Food production will need to increase by 50% by 2030 to feed the world’s population but this cannot be achieved without dramatic consequences for the environment, according to management and technology consultancy BearingPoint. The findings are revealed as part of the BearingPoint Institute Report which includes a landmark study – ‘Will your company pass the sustainability stress tests?’
“The growth in world demand for food offers major opportunities forIrelandbut the environmental challenges are massive and will require a different approach by business,” comments Peter Minogue, Managing Partner, BearingPoint Ireland, which employs about 200 people. Irish agri-food exports rose by 12% to Eur8.8 billion in 2011 according to the Department of Agriculture and Marine.
The BearingPoint study quotes research which finds that in Europe the greatest environmental impact in the agricultural sector is not just from industrial processing (11%) but more significantly agricultural production (49%) and the use of products by consumers (18%).
“Thus in order to survive, organisations need to partner along all stages of the supply chain including protecting natural resources, working with the farming community, triggering product innovation and responding to the increasing health consciousness of consumers,” adds Peter Minogue.
He says that business has entered a new era where “volatility and instability are the norm”. For this reason BearingPoint has developed 11 practical ‘stress tests’ for survival for the FMCG, Financial Services and B2B sectors which are contained in the report.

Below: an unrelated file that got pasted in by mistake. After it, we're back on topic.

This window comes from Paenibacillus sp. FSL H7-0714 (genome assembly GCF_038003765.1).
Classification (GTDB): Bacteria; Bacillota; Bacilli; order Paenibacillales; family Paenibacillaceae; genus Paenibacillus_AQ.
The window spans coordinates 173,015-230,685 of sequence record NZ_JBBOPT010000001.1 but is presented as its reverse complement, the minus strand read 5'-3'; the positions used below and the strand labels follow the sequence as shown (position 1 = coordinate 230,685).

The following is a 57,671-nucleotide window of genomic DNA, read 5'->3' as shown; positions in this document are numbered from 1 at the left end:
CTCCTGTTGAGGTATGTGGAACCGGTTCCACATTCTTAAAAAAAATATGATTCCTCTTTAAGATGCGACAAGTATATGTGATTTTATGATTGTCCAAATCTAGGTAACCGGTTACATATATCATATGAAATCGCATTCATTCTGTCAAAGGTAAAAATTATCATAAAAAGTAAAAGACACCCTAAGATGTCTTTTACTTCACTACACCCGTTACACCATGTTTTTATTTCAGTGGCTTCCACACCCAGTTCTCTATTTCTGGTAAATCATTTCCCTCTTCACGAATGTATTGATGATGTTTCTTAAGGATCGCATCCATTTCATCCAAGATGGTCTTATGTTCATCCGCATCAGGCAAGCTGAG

The BearingPoint paper argues that business must lead not follow consumers in order to secure a sustainable planet. It quotes a study which finds that while 96% of Europeans say that protecting the environment is important, only 75% are prepared to buy products that respect this and just 17% do so regularly.
The stress tests are based on interviews with leaders of 33 international organisations. The findings reveal a fundamental shift in the thinking of CEOs. “Sustainability is now seen not only as a major facet of their commercial differentiation but, more strikingly, essential for their medium term survival,” he comments. “This is in sharp contrast to previous years where sustainability was a purely defensive play to address greater regulation or ‘greenwash’ their public image.”
Xavier Houot, Partner at BearingPoint, focusing on Sustainability Services, and author of the paper, adds: “Just like banking stress tests, Sustainability Stress Tests assess the resilience and durability of a company’s economic activity for the years to come. For most companies, viewing their business environment in 2030 has always been a lower priority task with the focus more on addressing short to medium term constraints and opportunities. These new tests provide business leaders with a powerful tool to view their mid to longer term business environment and to answer the question ‘is my business model compatible with the world of 2030?’”
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